Confidence is the foundation of your mental game so it’s important to look out for anything that can weaken it. Ironically, this includes you. Being intensely self-critical can create a vicious cycle when it comes to building and sustaining confidence.
In both The Mental Game of Trading and The Mental Game of Poker I covered a concept called “Beaten Dog Syndrome” that is often connected to fear and anger, but can also affect your confidence.
Here’s how the syndrome typically starts: After being intensely self-critical over a long period of time, you develop a fear of making mistakes because you want to avoid the pain of the criticism. This is akin to a dog that’s regularly beaten by its owner and eventually becomes fearful when its owner enters the room. The dog is on edge and nervous that any wrong move may provoke being hit.
In the same way, when you are harshly self-critical after making mistakes or losing, you develop a fear of losing or looking stupid. You eventually become risk averse, second-guess standard decisions, and take extra precaution to prevent mistakes or losses because you want to avoid another self-inflicted beating.
The solution to Beaten Dog Syndrome, however, doesn’t begin by trying to correct your fear. Your fear is reasonable. It’s protecting you from pain. You can’t correct it until you first reduce the self-criticism to a reasonable and productive level.
Beaten Dog Syndrome and Confidence
There’s a very similar version of Beaten Dog Syndrome that I’ve seen happen with confidence.
If, for example, you regularly go through boom and bust cycles that you can’t seem to break out of, continually have blow-up days seemingly out of nowhere, or repeatedly make “dumb” mistakes that you shouldn’t be making, your confidence takes a hit. The problem can be compounded, however, if you also get down on yourself for not knowing how you’re going to get past these recurring problems.
It’s common to be down, pessimistic, or have less confidence when you are stuck and unable to find answers. But for some of you, these emotions linger and hang around so long, you think they are the actual problem – much like my clients who originally thought a fear of losing or a fear of mistakes was the main problem, only to discover that anger and self-criticism were the real culprit.
Take a page from my story. For those of you not familiar, I got into mental coaching to solve my own problems choking in big golf tournaments. When I looked around at the existing material on sports and golf psychology, I didn’t find the answers I needed to solve that problem, so in the classic entrepreneurial tale of trying to build a better mousetrap, I studied counseling psychology to find my own answers.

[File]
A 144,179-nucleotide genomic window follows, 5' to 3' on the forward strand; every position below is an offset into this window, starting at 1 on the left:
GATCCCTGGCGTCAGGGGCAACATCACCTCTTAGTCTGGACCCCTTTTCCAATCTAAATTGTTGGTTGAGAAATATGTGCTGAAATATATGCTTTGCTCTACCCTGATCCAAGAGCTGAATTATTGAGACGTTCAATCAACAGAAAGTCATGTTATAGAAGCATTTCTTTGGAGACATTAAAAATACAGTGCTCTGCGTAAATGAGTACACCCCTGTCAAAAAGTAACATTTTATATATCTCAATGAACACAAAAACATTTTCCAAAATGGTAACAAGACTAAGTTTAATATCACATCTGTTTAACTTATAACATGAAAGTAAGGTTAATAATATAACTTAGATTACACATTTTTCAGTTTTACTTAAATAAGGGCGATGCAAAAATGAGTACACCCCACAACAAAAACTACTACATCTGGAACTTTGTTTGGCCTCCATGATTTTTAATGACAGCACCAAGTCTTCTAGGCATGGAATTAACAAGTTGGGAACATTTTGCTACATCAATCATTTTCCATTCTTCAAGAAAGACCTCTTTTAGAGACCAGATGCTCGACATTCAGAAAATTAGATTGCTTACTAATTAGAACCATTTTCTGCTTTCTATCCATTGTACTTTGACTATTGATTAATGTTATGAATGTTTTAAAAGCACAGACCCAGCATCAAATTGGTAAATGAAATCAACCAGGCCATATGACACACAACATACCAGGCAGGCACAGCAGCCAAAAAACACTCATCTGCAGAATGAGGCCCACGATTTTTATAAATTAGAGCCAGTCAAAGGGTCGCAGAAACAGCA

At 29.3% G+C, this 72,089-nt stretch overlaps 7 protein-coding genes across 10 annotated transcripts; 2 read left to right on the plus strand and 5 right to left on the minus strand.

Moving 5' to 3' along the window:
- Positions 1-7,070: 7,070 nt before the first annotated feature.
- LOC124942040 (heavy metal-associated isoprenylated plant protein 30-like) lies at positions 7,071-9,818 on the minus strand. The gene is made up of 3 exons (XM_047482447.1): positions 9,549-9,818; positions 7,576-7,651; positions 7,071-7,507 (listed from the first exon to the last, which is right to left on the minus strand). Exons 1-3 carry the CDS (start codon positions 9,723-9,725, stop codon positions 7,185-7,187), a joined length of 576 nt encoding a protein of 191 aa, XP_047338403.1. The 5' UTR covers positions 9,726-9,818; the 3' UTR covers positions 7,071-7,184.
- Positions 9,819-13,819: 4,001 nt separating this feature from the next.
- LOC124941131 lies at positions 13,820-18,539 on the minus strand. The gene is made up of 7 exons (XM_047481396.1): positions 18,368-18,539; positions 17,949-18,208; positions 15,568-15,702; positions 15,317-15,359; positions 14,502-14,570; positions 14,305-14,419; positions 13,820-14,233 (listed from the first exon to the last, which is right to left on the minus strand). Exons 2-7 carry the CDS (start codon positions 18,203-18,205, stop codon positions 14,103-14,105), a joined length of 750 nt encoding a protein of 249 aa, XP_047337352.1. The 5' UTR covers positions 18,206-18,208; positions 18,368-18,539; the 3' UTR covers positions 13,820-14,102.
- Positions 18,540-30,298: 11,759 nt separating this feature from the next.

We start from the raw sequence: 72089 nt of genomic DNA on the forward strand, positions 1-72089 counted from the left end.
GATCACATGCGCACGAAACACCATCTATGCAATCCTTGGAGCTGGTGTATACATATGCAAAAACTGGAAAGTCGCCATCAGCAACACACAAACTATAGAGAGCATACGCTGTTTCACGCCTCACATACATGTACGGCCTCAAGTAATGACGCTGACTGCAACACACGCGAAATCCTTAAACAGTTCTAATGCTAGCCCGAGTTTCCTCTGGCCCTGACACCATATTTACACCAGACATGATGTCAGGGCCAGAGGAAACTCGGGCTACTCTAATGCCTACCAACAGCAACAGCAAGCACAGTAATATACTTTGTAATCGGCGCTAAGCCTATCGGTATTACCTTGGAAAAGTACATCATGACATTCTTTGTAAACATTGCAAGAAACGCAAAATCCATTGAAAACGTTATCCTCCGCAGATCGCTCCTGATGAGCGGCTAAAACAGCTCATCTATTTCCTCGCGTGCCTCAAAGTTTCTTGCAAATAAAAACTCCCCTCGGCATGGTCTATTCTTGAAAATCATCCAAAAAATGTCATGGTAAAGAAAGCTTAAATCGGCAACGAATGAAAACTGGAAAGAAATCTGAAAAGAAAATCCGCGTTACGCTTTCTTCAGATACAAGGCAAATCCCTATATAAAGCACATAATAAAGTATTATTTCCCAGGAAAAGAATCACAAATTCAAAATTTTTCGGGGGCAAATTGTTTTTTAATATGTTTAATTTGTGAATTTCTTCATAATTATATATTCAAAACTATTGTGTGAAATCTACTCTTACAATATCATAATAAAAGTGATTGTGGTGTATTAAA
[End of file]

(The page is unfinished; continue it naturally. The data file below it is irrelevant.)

But the first time I choked was not what motivated me to look for answers. Choking once didn’t make me think I had a problem. Of course I wasn’t happy about choking in a US Open qualifier, but I was not fearful that it would happen again. That came a few months later after I choked again in the US Amateur qualifier, and played much worse because of it. That confirmed there was a problem and that’s when I began to look for answers.
But as much as I was unhappy with the situation, I wasn’t trying to change how I felt about my performance. I wanted to understand why I was choking. In the same way, you need to look past your negativity, low confidence, and how you feel about the problems you’re facing in trading, poker or golf, and instead, focus firmly on the problems themselves. Use my system to identify and correct the underlying flaw, whether that be fear, FOMO, greed, Tilt, overconfidence, etc.
There will be ups and downs. Progress and setbacks. So long as you don’t get down, pessimistic, or have less confidence THAT you’re having to face these problems, you’ll find your way through them faster and with less emotional volatility and preserve the confidence needed to work through those problems.
I know that’s easier to say than do, but that’s the perspective you’re fighting to acquire.
After Making Progress
Here’s the funny thing – after you reduce the fear, FOMO, greed, Tilt, overconfidence, etc., you might still reflexively not feel as confident as you should. Here you are actually making real strides to reduce those problems, and yet you’re still worried about a blow-up, and unsure whether you can handle the next drawdown, downswing, or slump.
That’s reasonable. Think about it like a professional athlete coming back after suffering an ACL injury – they may not immediately trust the injury is healed, despite what doctors and trainers have told them.
One approach is to throw yourself into the fire, and, if you reflexively have doubts, repeat an Injecting Logic statement such as “This is old. I’m strong enough to handle it, now let’s prove it.” You’re reminding yourself that the reflex is no longer relevant, you’re strong enough now.
Or, if you are not sure how much stronger you are yet, like the injured athlete still early in their physical rehab, consider scaling down the amount of money you’re risking, or degree of pressure you’d feel at the golf course.
Slowly test yourself, so you can begin to prove whether the progress is actually there or not. With less on the line, less emotion is triggered and progress has a better chance of showing up. If you’re organized and focused, you can create a cycle that can rapidly build trust that your newfound mental strength, or absence of emotional problems, can hold up under the pressure.
Lastly, be patient with the process. A beaten dog who is put in a loving home still needs time to trust their new owner before their reactions change.